A SEVENTH EXAMPLE, U.S. Pat. No. 5,809,568, Issued on Sep. 22, 1998, to Morris-Jones teaches a disposable bib being formed from two sheets of absorbent material such as tissue paper, separated by perforations. The bibs are dispensed from a roll, with each bib being separated from the roll along a row of perforations. Alternate sheets have a flap defined by perforations. In use the flap is released from one of the sheets and folded to overlie or underlie the other sheet to provide a neck-receiving opening and a double thickness protective bib portion.
AN EIGHTH EXAMPLE, U.S. Pat. No. 5,845,333, Issued on Dec. 8, 1998, to Crampton teaches a resilient, flat closed-cell knee pad being rolled and inserted through a gap in a seam attaching edges of a patch to the knee area of a work pant. The knee pad then unrolls and fills a space between the work pant and the patch thereby protecting a wearer's knee when kneeling.
A NINTH EXAMPLE, U.S. Pat. No. 5,896,580, Issued on Apr. 27, 1999, to Aldrich et al. teaches a multi-layer knee pad construction for attachment to the interior surface of the knee portion of a pair of pants. The construction includes an outer waterproof layer, an inner low friction layer and an intermediate padded layer operatively connected to one another and the interior surface of the pair of pants by a plurality bonding layers.
A TENTH EXAMPLE, U.S. Pat. No. 5,920,902, Issued on Jul. 13, 1999, to Crampton teaches a flexible closed-cell knee pad being held in place between the inside of the knee area of work pant leg and a rectangular fabric piece that is glued to pant leg. Since the fabric is attached to the pant leg by adhesive it is easy to install the knee pad on any kind of work pant without special tools or skills.
AN ELEVENTH EXAMPLE, U.S. Pat. No. 6,014,771, Issued on Jan. 18, 2000, to Kirven teaches a knee protection kit comprised of two separate fabric pockets, one for each knee of a pair of pants. The kit also contains a liquid fabric glue for attachment of each pocket to a corresponding pants knee area. Each pocket may be attached to the pants' exterior knee area or interior knee area. Each pocket also contains a closable flap with a fastener. The kit provides three pairs of pads, one pair made from neoprene material or the like, the second pair made from a hard, plastic shell material or the like, and the third pair made from a lambs' wool material or the like. The neoprene and plastic pads are each adapted to fit into a pocket. The lamb's wool pads are adapted to being glued to the outside of a pocket if the pocket is attached to the interior of the pants; otherwise the lamb's wool pads are attached directly to the interior of the pants in the knee area.
A TWELFTH EXAMPLE, U.S. Pat. No. 6,353,939 B1, Issued on Mar. 12, 2002, to Arber teaches a disposable one-time use legging for covering, and protecting, a lower leg of a wearer from, and capturing, ticks. The legging includes a sleeve, first bands, and a second band. The uppermost terminal end of the sleeve is formed into an upper circumferential tunnel, and the lowermost terminal end of the sleeve is formed into a lower circumferential tunnel. The first bands include an uppermost first band that is elastic and encased in the uppermost circumferential tunnel of the sleeve for maintaining the uppermost terminal end of the sleeve in position tightly and securely around, and in direct snug contact with, the lower leg of the wearer, just below the knee of the wearer so as to prevent the ticks from getting therebetween, an intermediate first band that is elastic and encased in the lowermost circumferential tunnel of the sleeve for maintaining the lowermost terminal end of the sleeve in position tightly and securely around, and in direct snug contact with, the ankle of the wearer so as to prevent the ticks from getting therebetween, and a lowermost first band that is elastic and depends from the lowermost terminal end of the sleeve so as to form a stirrup for receiving the foot of the wearer. The second band includes a strip of adhesive that extends around the sleeve for capturing the ticks attempting to excursion thereon, and a release sheet that releasably covers the strip of adhesive thereof, prior to use.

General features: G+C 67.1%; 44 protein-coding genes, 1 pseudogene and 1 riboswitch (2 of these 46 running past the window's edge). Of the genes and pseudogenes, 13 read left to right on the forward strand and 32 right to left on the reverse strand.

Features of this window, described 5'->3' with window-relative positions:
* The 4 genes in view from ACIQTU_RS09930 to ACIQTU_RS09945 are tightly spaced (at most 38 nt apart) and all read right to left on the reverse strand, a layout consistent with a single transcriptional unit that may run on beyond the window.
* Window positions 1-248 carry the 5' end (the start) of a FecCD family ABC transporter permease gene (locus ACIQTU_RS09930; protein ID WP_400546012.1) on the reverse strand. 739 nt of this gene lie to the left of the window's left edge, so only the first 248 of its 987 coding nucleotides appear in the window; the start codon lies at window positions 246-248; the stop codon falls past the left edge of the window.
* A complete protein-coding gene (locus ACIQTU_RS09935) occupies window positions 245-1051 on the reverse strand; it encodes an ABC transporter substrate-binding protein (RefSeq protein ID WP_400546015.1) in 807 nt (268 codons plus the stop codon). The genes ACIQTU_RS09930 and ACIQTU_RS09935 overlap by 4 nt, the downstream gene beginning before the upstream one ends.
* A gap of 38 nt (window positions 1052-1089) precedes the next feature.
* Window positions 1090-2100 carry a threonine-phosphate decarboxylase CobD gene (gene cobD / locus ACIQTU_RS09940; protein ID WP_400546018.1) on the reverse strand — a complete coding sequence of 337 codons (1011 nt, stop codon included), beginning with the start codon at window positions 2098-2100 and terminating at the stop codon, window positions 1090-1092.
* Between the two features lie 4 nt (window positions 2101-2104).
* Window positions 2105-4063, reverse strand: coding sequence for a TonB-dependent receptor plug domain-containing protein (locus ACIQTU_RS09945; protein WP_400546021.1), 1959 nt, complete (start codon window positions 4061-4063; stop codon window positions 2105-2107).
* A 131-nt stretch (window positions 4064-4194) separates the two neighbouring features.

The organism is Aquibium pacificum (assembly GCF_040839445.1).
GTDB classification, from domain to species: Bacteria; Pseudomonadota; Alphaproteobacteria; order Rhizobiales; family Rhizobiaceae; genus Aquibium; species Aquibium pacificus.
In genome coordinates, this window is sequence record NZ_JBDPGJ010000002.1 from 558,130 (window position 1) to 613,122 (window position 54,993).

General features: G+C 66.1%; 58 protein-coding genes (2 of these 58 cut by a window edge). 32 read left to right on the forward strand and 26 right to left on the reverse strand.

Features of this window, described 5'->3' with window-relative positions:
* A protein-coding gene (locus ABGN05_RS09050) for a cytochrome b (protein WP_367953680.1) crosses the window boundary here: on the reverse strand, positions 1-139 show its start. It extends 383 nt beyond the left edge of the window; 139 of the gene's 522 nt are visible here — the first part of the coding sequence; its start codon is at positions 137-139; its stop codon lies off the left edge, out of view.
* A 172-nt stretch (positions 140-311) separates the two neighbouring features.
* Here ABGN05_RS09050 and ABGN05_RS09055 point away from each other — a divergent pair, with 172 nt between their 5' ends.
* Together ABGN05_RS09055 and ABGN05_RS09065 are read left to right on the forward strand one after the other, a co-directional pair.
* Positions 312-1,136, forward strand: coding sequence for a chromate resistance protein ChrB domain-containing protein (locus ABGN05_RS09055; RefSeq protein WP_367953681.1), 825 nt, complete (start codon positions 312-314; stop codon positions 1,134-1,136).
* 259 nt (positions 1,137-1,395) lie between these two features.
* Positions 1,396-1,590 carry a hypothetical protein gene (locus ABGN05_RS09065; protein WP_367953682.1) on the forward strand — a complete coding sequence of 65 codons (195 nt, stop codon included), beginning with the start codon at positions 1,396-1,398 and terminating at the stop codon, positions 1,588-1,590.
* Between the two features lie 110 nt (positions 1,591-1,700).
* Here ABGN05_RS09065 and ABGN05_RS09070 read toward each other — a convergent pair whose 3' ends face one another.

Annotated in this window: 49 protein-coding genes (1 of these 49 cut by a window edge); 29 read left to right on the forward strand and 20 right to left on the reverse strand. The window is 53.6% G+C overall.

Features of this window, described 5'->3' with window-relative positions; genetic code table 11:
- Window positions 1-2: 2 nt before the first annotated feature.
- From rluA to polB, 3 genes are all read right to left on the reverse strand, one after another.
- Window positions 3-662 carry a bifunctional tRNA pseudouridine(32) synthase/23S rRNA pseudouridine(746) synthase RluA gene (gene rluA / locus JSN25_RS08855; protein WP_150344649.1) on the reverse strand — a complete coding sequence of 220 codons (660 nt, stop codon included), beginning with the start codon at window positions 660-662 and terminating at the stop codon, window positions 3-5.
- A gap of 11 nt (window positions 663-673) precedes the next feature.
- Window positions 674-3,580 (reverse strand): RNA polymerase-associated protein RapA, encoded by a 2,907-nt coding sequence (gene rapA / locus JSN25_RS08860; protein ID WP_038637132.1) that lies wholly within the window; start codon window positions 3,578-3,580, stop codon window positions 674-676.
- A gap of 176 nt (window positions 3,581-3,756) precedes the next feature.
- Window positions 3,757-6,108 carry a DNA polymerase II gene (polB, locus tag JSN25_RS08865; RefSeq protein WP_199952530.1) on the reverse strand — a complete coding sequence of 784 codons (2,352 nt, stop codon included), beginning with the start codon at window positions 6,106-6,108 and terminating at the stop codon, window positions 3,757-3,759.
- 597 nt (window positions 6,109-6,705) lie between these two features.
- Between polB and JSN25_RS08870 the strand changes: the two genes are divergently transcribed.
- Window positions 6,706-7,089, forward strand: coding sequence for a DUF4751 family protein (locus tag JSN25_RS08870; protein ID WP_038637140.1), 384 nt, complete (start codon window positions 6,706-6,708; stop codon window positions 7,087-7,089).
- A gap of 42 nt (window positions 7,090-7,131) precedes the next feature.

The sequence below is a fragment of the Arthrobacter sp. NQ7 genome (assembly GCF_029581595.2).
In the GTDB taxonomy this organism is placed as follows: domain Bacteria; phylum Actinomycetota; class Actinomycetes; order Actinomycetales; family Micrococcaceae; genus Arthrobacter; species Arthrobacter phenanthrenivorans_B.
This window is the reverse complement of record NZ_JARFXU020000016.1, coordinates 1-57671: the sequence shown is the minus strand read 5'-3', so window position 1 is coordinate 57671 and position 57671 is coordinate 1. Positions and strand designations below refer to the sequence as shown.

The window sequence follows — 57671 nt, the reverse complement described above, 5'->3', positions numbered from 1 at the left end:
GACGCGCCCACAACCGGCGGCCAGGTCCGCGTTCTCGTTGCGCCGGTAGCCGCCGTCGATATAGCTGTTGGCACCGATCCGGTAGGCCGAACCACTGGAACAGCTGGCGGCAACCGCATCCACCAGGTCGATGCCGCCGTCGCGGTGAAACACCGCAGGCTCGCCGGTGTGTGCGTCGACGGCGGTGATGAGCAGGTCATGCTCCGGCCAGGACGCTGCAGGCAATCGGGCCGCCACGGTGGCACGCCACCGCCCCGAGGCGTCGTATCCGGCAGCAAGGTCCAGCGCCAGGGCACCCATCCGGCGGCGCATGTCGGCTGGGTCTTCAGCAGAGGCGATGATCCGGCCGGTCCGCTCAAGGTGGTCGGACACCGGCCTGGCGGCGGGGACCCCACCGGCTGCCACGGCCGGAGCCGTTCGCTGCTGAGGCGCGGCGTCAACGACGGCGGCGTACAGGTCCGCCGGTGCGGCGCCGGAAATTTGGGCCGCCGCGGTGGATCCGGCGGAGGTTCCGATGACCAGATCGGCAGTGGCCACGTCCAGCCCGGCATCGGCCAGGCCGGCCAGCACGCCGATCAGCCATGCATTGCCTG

A THIRTEENTH EXAMPLE, U.S. Pat. No. 6,401,245 B1, Issued on Jun. 11, 2002, to Slautterback teaches an improved knee pad for industrial applications that require kneeling, which has an outer shell, an inner cushion pad within the shell, a laminated fabric pad against the inner cushion pad and extending beyond the ends of the shell, the fabric pad being adapted for contacting a wearer; and straps for conforming the knee pad to the shape of the wearer's knee. A method for making the knee pad is also disclosed.